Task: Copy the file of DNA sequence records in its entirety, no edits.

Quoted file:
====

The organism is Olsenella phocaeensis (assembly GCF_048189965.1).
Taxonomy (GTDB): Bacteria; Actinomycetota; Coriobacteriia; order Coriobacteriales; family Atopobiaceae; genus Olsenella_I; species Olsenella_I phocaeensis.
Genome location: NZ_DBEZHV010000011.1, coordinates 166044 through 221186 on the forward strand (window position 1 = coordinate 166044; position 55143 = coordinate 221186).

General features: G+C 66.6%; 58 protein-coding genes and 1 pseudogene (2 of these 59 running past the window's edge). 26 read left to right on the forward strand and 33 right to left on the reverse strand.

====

The organism is Olsenella phocaeensis (assembly GCF_048189965.1).
Taxonomy (GTDB): Bacteria; Actinomycetota; Coriobacteriia; order Coriobacteriales; family Atopobiaceae; genus Olsenella_I; species Olsenella_I phocaeensis.
Genome location: NZ_DBEZHV010000011.1, coordinates 166044 through 221186 on the forward strand (window position 1 = coordinate 166044; position 55143 = coordinate 221186).

General features: G+C 66.6%; 58 protein-coding genes and 1 pseudogene (2 of these 59 running past the window's edge). 26 read left to right on the forward strand and 33 right to left on the reverse strand.